EMASESA has been monitoring the biological colonization in the Cartuja Island raw water network since 2001. Water from the Guadalquivir River dock, which circulates through this network, is meant for irrigation of the green areas and for the air conditioning of the buildings in the Cartuja 93 Science and Technology Park. The results of this study have highlighted that in the biological colonization of the distribution network three exotic invasive species are involved: the bivalves Mytilopsis leucophaeata and Corbicula fluminea, along with the hydrozoan Cordylophora caspia. The colonization is principally registered at the beginning of the network in the pumping station facilities. The C. caspia and M. leucophaeata have experienced the biggest growth, and the hydrozoan has had the biggest effect on the distribution network. The biological growth in the network has been tackled in two ways: (1) eliminating the existing colonization i.e. acting on the adult specimens while manually cleaning the larger diameter pipes and (2) preventing new outbreaks by using a non-oxidizing and fast hydrolysing biocide and using a TBT-free anti-fouling paint.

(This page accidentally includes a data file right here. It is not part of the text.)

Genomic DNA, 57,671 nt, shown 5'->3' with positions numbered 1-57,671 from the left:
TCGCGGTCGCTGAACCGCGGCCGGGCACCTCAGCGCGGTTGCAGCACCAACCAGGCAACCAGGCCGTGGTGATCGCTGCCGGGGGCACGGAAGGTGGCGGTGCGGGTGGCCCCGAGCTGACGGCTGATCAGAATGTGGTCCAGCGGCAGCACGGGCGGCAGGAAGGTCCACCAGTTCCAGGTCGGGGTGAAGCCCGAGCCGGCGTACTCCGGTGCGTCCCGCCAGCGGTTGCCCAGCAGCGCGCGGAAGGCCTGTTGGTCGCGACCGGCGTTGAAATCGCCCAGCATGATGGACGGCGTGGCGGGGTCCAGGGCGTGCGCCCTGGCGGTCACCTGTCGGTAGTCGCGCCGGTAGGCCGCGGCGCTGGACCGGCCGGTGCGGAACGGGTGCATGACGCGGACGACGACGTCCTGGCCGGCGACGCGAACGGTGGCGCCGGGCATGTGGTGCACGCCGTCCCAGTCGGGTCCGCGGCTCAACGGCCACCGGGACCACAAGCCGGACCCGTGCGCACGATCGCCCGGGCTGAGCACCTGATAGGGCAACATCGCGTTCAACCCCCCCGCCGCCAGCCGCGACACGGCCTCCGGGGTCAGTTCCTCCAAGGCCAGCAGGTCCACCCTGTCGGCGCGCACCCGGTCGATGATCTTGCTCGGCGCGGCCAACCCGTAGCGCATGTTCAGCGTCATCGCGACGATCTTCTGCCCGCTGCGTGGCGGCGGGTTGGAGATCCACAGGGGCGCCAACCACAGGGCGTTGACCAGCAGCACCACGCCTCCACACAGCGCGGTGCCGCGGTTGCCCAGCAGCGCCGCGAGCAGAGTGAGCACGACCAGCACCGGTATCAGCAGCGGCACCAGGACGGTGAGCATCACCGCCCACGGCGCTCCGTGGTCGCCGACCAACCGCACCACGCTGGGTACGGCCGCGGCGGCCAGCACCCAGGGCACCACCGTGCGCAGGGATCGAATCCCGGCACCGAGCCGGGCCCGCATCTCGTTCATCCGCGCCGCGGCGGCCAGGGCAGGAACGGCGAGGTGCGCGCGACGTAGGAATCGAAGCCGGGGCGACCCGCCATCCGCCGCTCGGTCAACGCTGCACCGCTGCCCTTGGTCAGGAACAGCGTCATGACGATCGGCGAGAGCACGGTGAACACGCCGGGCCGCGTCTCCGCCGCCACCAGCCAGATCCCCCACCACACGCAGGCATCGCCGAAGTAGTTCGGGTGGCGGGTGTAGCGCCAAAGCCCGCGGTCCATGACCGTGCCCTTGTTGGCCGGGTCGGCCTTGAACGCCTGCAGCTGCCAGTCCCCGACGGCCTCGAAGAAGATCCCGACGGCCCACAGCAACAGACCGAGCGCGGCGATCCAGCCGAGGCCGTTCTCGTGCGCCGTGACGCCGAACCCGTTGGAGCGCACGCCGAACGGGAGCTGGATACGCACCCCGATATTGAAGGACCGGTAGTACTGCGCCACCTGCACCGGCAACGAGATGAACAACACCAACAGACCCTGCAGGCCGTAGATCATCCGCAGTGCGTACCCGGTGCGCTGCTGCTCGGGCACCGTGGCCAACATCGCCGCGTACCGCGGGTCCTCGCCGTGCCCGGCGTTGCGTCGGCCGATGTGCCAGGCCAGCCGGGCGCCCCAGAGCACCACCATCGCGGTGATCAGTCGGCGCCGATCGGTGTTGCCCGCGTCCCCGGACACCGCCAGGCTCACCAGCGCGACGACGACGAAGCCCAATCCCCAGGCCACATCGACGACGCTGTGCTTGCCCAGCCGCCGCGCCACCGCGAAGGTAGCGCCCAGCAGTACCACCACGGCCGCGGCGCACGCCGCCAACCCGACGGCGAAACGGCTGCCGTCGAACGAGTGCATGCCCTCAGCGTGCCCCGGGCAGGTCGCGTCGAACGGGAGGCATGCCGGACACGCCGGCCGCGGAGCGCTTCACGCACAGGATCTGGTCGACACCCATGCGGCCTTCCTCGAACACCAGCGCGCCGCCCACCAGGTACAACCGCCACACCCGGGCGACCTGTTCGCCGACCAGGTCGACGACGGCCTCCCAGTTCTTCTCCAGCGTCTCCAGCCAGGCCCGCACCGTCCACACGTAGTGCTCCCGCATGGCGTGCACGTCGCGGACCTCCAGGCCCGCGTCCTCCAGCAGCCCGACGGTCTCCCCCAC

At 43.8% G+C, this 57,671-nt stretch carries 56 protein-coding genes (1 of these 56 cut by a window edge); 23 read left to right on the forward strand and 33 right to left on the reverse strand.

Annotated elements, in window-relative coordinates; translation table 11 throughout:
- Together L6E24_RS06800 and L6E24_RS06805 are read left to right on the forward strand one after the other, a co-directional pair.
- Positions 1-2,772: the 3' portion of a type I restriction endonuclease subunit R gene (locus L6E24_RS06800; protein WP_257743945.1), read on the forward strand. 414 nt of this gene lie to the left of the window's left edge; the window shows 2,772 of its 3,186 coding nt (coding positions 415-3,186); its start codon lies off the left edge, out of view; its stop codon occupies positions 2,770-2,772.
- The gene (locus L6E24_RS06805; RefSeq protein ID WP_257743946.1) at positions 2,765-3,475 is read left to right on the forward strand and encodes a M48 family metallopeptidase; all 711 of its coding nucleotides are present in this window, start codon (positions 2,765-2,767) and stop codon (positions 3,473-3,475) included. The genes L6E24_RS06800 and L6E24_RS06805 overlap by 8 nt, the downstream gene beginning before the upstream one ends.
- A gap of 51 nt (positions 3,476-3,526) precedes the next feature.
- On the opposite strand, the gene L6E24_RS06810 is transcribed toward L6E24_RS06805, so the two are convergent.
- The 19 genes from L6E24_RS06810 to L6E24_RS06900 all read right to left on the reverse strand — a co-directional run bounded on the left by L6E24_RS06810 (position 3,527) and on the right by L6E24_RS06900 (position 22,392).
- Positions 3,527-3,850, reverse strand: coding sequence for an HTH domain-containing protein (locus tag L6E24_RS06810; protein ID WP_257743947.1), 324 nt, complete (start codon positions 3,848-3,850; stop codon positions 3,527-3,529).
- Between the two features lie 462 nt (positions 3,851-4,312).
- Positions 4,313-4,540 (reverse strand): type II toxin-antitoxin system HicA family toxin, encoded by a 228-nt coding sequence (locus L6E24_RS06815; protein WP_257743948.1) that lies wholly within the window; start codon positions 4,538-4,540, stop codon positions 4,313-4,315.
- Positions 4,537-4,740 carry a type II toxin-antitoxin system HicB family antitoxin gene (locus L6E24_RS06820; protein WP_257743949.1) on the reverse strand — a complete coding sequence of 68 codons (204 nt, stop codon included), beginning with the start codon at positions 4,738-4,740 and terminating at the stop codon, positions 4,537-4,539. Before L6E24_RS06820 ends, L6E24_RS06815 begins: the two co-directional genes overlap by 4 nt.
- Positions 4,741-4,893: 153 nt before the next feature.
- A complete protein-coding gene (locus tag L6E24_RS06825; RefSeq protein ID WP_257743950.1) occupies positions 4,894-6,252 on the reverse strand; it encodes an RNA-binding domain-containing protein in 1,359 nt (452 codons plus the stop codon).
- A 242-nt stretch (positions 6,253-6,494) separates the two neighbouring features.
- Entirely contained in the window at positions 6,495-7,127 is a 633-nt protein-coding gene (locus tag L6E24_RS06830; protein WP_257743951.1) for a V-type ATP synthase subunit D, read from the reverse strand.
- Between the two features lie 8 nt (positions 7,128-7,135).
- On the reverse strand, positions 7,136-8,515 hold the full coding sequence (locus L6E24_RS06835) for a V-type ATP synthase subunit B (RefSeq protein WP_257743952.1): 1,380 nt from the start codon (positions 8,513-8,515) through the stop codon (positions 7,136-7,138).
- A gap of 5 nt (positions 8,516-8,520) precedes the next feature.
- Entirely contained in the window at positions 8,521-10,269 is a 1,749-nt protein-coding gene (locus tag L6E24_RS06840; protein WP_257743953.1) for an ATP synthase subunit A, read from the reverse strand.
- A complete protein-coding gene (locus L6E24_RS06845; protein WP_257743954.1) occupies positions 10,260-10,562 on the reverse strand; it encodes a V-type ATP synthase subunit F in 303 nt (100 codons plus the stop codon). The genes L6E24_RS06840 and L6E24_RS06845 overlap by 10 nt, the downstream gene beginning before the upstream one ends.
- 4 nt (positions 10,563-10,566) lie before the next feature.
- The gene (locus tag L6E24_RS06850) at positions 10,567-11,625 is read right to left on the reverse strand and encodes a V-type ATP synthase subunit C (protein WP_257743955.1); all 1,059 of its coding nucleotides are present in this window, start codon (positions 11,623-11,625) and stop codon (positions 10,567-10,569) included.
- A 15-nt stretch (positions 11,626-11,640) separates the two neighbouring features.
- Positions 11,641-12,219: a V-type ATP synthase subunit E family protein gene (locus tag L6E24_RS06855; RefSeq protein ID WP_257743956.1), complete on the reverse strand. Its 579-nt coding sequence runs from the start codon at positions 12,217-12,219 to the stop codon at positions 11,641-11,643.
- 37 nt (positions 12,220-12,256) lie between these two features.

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Research Article| December 01 2007
Impact of exotic invasive species in the cooling network of the Cartuja'93 technological park (Seville)
Water Supply (2007) 7 (4): 73–78.
C. Escot, A. Basanta, A. Diaz; Impact of exotic invasive species in the cooling network of the Cartuja'93 technological park (Seville). Water Supply 1 December 2007; 7 (4): 73–78. doi: https://doi.org/10.2166/ws.2007.113
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